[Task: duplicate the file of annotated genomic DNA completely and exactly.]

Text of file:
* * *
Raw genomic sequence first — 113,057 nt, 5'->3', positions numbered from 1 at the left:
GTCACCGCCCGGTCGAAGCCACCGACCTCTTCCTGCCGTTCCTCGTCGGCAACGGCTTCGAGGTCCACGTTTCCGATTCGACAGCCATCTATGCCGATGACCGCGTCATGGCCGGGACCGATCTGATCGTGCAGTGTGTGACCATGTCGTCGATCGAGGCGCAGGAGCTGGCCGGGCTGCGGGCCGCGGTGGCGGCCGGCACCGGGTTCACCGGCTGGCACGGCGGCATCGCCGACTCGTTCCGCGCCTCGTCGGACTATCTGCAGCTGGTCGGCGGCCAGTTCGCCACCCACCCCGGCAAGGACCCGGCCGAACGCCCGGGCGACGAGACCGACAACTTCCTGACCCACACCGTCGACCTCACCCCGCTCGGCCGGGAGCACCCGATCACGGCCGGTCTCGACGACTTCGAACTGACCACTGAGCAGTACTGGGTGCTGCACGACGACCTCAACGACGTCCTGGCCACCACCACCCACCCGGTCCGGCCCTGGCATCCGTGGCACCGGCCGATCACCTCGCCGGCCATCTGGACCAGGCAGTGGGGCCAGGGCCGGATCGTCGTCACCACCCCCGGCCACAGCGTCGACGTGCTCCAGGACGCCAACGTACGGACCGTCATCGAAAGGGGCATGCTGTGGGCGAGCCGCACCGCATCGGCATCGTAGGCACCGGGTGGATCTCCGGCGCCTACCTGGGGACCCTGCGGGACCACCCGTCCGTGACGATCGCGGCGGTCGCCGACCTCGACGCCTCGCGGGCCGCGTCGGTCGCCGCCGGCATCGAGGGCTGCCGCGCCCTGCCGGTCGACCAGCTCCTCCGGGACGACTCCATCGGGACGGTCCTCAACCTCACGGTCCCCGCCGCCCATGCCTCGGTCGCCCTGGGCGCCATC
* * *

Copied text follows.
Raw genomic sequence first — 113,057 nt, 5'->3', positions numbered from 1 at the left:
GTCACCGCCCGGTCGAAGCCACCGACCTCTTCCTGCCGTTCCTCGTCGGCAACGGCTTCGAGGTCCACGTTTCCGATTCGACAGCCATCTATGCCGATGACCGCGTCATGGCCGGGACCGATCTGATCGTGCAGTGTGTGACCATGTCGTCGATCGAGGCGCAGGAGCTGGCCGGGCTGCGGGCCGCGGTGGCGGCCGGCACCGGGTTCACCGGCTGGCACGGCGGCATCGCCGACTCGTTCCGCGCCTCGTCGGACTATCTGCAGCTGGTCGGCGGCCAGTTCGCCACCCACCCCGGCAAGGACCCGGCCGAACGCCCGGGCGACGAGACCGACAACTTCCTGACCCACACCGTCGACCTCACCCCGCTCGGCCGGGAGCACCCGATCACGGCCGGTCTCGACGACTTCGAACTGACCACTGAGCAGTACTGGGTGCTGCACGACGACCTCAACGACGTCCTGGCCACCACCACCCACCCGGTCCGGCCCTGGCATCCGTGGCACCGGCCGATCACCTCGCCGGCCATCTGGACCAGGCAGTGGGGCCAGGGCCGGATCGTCGTCACCACCCCCGGCCACAGCGTCGACGTGCTCCAGGACGCCAACGTACGGACCGTCATCGAAAGGGGCATGCTGTGGGCGAGCCGCACCGCATCGGCATCGTAGGCACCGGGTGGATCTCCGGCGCCTACCTGGGGACCCTGCGGGACCACCCGTCCGTGACGATCGCGGCGGTCGCCGACCTCGACGCCTCGCGGGCCGCGTCGGTCGCCGCCGGCATCGAGGGCTGCCGCGCCCTGCCGGTCGACCAGCTCCTCCGGGACGACTCCATCGGGACGGTCCTCAACCTCACGGTCCCCGCCGCCCATGCCTCGGTCGCCCTGGGCGCCATC